Hydration Myth-busters

Some of the received wisdom about hydration is not so wise


Posted: 23 November 2009
by Selene Yeager

Triathletes, like all athletes, need plenty of liquids to perform at their best. That inarguable fact is the easy part but things quickly become murky, because for years triathletes have heard conflicting reports about what, when and how much to drink before, during and after sessions. It's time to separate the facts from the fiction.

Myth 1: Replace every lost litre

For a long time triathletes have been told in stern tones to drink enough on the bike so that they weigh the same after the ride as they did beforehand. The truth is that your body cannot absorb fluids as quickly as it loses them, and, importantly, not every gram of weight is lost through sweat.

The Truth: Keep up with most of your sweat loss

Replace about 75 per cent of the fluid lost in sweat during a long ride. "To do that, you must know your sweat rate," says sport nutritionist Monique Ryan, author of Sports Nutrition for Endurance Athletes. To determine your sweat rate, weigh yourself before and after a short ride. "An hour-long ride is a good indicator of what you're losing through sweat alone," says Ryan.

Myth 2: Overflow before you go

Guzzling gallons before a run, ride or race will keep you topped up.

The Truth: Top up as you go

Drinking loads before a race will do little more than send you searching for loo stops. Sip a half-litre sports drink an hour or two before you exercise. That's enough time for your body to absorb what it needs and eliminate what it doesn't. Then take in about two to three gulps (up to 230ml) every 15 to 20 minutes while you train.

Myth 3: Caffeine will dehydrate you

Caffeine has long been demonised as a diuretic. That means it should lead to dehydration and heat stress, especially when you consider that it raises your heart rate and increases your metabolism.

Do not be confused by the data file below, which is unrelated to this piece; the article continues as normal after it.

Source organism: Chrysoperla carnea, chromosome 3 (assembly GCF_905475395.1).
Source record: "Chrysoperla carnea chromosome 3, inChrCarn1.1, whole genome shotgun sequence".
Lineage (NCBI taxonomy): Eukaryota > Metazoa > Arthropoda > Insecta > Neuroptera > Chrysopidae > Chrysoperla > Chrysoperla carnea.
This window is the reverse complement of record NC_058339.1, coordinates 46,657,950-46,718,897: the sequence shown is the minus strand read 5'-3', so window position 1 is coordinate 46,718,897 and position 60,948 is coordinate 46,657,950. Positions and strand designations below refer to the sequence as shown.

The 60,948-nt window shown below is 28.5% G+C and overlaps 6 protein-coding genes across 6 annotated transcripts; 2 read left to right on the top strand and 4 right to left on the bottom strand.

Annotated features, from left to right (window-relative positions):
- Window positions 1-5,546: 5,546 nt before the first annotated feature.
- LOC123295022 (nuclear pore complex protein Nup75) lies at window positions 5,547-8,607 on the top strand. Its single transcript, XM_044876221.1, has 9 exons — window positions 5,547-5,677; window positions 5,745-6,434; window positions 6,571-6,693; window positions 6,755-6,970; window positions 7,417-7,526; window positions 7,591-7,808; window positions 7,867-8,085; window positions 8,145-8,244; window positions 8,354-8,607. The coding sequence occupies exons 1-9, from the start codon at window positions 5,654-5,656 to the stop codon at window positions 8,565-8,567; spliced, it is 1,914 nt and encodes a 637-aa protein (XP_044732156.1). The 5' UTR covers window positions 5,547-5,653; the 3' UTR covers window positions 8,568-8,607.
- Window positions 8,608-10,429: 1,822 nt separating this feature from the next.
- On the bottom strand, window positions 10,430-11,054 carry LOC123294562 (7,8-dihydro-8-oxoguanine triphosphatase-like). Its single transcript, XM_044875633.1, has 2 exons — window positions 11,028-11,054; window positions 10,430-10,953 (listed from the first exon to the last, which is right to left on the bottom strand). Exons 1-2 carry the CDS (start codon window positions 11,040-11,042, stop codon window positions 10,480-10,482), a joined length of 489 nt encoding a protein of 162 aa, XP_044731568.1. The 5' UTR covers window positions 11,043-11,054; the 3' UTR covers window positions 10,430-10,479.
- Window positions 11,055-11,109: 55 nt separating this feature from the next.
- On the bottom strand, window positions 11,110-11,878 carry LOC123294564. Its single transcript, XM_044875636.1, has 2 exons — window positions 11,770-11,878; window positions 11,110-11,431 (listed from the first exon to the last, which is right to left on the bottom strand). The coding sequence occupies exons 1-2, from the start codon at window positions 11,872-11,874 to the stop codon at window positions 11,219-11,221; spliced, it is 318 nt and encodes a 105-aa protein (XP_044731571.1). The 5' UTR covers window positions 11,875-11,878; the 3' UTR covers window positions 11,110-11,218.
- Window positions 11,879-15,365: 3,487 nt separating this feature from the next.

The Truth: Caffeine improves carbohydrate burning

A review of ongoing research has shown that caffeinated drinks don't make you wee that much more than equal amounts of beverages without the buzz. Also, studies have shown that caffeine lowers your rate of perceived exertion while improving strength, endurance and mental performance. Even better, researchers from the University of Birmingham found that cyclists who drank a caffeinated sports drink burned the beverage's carbs 26 per cent faster than those who consumed a non-caffeinated sports drink - probably because caffeine speeds up glucose absorption.

Myth 4: More protein!

At first, carbohydrates were the building blocks of sports drinks. Then protein muscled its way in, after early studies showed that carb-protein blends seemed to shoot into the bloodstream and enhance performance better than carb-only drinks.

The Truth: You need a little protein...

Recent research on cyclists who performed an 80K trial showed that riders drinking carb-only beverages did just as well as those drinking carb-protein beverages. However, the International Society of Sports Nutrition recently reported that taking in branch-chained amino acids (BCAAs) during vigorous aerobic exercise can decrease muscle damage and depletion. "If you're on a long ride, where you're also eating, you'll be taking in protein already," says Ryan, "so it's likely not necessary to also have it in your drink."

Myth 5: Hydrate during all exercise

Beverage companies would have you grabbing your sports drink during every session, no matter how long or short the effort.

The Truth: Drink every day

"Your priority should be staying on top of daily hydration," says Ryan. Research on gym-goers found that nearly half began their workouts in a dehydrated state. "Many people don't consume enough fluids during the day," says Ryan. "If you hydrate properly, you won't need to worry as much about becoming dehydrated during a typical moderate ride." The old rule of eight glasses of water a day is a good guide.



 
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